# ls /lib/firmware/bnx2
bnx2-mips-06-4.6.16.fw     bnx2-mips-09-5.0.0.j3.fw  bnx2-rv2p-06-6.0.15.fw
bnx2-mips-06-5.0.0.j3.fw   bnx2-mips-09-5.0.0.j9.fw  bnx2-rv2p-09-4.6.15.fw
bnx2-mips-06-5.0.0.j6.fw   bnx2-mips-09-6.0.17.fw    bnx2-rv2p-09-5.0.0.j10.fw
bnx2-mips-06-6.0.15.fw     bnx2-mips-09-6.2.1a.fw    bnx2-rv2p-09-5.0.0.j3.fw
bnx2-mips-06-6.2.1.fw      bnx2-mips-09-6.2.1b.fw    bnx2-rv2p-09-6.0.17.fw
bnx2-mips-06-6.2.3.fw      bnx2-mips-09-6.2.1.fw     bnx2-rv2p-09ax-5.0.0.j10.fw
bnx2-mips-09-4.6.17.fw     bnx2-rv2p-06-4.6.16.fw    bnx2-rv2p-09ax-5.0.0.j3.fw
bnx2-mips-09-5.0.0.j15.fw  bnx2-rv2p-06-5.0.0.j3.fw  bnx2-rv2p-09ax-6.0.17.fw
So you must set EXTRA_FIRMWARE_DIR = /lib/firmware/.

With these options correctly set, such a kernel boots perfectly over PXE.


posted on 2014-05-02 16:56 CEST in Code | 1 comments | permalink
merci Odi

Eclipse crashes in KDE

If your Eclipse (Kepler) crashes a lot in KDE it may be due to a bug in the Oxygen GTK theme. Simple solution: set a different theme.

In Gentoo first install more themes with
emerge -av gtk-engines

Then go to KDE's System Settings an chose the Application Appearance App. In the GTK Tab, select the Clearlooks GTK2 theme (and the Default GTK3 theme). I also recommend the font setting Sans Serif 10.

posted on 2014-04-21 11:14 CEST in Code | 0 comments | permalink

My favourite .kshrc

/bin/bash

posted on 2014-03-18 14:38 CET in Code | 0 comments | permalink

Apache hickup after glibc update

Gentoo recently updated glibc. After that I saw this in Apache's error_log:
/usr/sbin/apache2: relocation error: /lib64/libresolv.so.2: symbol __sendmmsg, version GLIBC_PRIVATE not defined in file libc.so.6 with link time reference


Re-emerge apache to fix it.

posted on 2014-01-30 18:36 CET in Code | 0 comments | permalink

Drag and drop files into KDE's konsole

I just discovered an extremely handy feature of konsole, KDE's primary terminal emulator. cd to a path in konsole and drag'n'drop a file from Dolphin file manager directly into the terminal, and the file will be copied into the current working directory.

posted on 2014-01-22 09:39 CET in Code | 1 comments | permalink
Cool , works from Konqueror too. :-)

Google still doesn't care about crypto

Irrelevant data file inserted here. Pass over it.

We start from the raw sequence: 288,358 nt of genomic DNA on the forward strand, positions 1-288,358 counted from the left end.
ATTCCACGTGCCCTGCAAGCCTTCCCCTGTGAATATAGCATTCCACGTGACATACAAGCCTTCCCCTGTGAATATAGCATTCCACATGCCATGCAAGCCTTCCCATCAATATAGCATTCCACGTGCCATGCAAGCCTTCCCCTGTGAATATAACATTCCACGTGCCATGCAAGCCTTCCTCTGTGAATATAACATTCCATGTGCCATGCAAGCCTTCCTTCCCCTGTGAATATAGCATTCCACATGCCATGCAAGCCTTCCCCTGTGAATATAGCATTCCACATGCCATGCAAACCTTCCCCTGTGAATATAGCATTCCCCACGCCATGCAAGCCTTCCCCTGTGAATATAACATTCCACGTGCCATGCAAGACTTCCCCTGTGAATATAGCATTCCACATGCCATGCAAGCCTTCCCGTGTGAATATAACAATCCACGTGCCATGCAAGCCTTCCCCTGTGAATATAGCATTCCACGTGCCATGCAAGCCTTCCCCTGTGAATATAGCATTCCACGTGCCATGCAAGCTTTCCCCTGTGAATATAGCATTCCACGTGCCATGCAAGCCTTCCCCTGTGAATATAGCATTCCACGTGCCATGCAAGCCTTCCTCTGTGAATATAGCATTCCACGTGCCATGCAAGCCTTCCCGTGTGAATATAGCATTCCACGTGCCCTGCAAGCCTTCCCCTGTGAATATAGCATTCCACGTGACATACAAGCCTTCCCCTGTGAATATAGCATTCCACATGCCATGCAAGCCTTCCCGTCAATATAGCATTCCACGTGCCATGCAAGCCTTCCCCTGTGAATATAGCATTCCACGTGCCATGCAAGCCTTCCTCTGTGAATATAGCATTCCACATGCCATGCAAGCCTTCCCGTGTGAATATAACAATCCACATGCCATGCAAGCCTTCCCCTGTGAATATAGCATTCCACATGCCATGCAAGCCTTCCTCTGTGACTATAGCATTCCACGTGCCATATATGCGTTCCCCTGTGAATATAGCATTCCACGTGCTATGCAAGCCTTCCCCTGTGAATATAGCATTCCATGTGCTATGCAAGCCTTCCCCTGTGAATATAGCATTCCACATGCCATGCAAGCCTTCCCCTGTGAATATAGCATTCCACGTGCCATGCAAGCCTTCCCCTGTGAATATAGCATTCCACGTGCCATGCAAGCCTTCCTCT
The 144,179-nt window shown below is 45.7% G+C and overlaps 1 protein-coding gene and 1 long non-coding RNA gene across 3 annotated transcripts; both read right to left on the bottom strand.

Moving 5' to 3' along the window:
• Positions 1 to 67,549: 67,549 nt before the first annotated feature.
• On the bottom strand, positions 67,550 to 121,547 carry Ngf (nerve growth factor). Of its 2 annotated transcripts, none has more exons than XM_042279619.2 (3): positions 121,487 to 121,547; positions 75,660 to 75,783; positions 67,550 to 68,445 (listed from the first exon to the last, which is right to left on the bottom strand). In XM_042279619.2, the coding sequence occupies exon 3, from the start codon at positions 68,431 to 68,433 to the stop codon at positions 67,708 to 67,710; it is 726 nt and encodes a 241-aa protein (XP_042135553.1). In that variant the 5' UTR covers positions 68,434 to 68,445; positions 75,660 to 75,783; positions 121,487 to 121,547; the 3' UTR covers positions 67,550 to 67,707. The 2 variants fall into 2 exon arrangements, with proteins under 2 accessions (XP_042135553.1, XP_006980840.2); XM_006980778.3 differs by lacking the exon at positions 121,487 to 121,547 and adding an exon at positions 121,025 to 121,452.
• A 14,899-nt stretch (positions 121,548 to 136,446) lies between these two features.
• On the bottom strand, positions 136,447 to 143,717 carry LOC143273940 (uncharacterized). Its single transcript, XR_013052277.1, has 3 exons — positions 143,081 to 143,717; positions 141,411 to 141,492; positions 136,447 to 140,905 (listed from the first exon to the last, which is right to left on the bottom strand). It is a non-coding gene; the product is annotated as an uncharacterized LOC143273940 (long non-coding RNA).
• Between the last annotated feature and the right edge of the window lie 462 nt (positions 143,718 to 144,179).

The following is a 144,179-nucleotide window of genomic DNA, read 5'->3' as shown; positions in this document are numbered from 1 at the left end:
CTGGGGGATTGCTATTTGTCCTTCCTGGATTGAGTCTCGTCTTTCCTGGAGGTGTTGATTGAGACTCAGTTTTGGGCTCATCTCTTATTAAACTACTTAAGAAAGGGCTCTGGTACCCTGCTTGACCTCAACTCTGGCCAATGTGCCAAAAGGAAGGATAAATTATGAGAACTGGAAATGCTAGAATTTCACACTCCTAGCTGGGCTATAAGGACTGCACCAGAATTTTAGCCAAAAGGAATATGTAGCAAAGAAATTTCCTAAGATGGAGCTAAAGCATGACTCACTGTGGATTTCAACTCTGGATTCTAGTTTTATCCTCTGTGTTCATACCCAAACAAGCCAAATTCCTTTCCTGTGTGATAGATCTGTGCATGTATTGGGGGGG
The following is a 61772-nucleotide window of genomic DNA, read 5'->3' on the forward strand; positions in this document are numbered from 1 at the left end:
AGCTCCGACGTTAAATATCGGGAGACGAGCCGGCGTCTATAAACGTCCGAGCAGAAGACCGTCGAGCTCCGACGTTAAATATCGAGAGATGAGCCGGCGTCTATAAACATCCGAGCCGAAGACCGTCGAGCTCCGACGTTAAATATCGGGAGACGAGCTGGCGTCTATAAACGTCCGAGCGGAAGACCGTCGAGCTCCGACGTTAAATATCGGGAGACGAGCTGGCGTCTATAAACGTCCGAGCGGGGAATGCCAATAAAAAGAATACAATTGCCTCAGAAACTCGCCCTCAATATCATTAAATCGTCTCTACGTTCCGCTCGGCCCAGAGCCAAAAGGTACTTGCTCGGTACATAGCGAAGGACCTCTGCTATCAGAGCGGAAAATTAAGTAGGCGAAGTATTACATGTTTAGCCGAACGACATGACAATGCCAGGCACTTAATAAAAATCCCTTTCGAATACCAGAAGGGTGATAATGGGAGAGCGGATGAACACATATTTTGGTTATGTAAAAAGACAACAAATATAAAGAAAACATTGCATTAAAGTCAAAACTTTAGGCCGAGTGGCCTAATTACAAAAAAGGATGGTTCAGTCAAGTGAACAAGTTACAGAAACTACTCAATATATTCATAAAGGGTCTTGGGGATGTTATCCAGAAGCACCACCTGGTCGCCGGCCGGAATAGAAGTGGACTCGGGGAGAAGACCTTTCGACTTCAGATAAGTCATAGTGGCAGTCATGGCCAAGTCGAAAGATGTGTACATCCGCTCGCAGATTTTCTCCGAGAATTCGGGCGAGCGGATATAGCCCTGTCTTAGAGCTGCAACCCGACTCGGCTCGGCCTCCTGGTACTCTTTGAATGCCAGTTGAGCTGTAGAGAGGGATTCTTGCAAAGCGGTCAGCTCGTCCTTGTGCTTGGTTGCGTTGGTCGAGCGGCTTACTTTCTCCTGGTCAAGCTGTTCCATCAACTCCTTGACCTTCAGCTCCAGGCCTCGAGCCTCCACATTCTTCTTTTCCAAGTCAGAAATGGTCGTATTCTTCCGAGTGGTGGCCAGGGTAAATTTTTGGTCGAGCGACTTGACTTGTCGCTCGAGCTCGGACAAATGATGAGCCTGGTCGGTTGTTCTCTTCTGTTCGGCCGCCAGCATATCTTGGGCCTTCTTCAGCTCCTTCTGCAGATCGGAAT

It still uses weak crypto during SMTP transfers:
Received: from mail-qc0-x244.google.com (mail-qc0-x244.google.com [IPv6:2607:f8b0:400d:c01::244])
	(using TLSv1 with cipher ECDHE-RSA-RC4-SHA (128/128 bits))
Those algorithms were deprecated years ago for a reason.

posted on 2014-01-21 11:24 CET in Code | 0 comments | permalink

Getting rid of python-3.2 in Gentoo

Gentoo currently has support for Python 2.6, 2.7, 3.2 and 3.3. You only need one of each 2.x and 3.x branch (some ebuild support 2.x only).

So if you currently have:
$ equery l python
 * Searching for python ...
[IP-] [  ] dev-lang/python-2.7.5-r3:2.7
[IP-] [  ] dev-lang/python-3.2.5-r3:3.2
[IP-] [  ] dev-lang/python-3.3.2-r2:3.3
Select 3.3 only:
$ eselect python list --python3
Available Python 3 interpreters:
  [1]   python3.2 *
  [2]   python3.3
$ eselect python set --python3 2
$ eselect python list --python3
Available Python 3 interpreters:
  [1]   python3.2
  [2]   python3.3 *
Rebuild python packages:
$ python-updater

Check what still depends on the unneeded 3.2 slot:
$ qdepends -Q python:3.2
dev-python/pyparsing-2.0.1
dev-python/dbus-python-1.2.0
x11-proto/xcb-proto-1.8-r3
Re-emerge these to eliminate the dependency:
$ emerge -1av pyparsing dbus-python xcb-proto

These are the packages that would be merged, in order:

Calculating dependencies... done!
[ebuild   R    ] dev-python/pyparsing-2.0.1  USE="-doc -examples" PYTHON_TARGETS="python2_7 python3_3* (-pypy2_0) -python2_6 -python3_2*" 0 kB
[ebuild   R    ] x11-proto/xcb-proto-1.8-r3  ABI_X86="(64) (-32) (-x32)" PYTHON_TARGETS="python2_7 python3_3* -python2_6 -python3_2*" 0 kB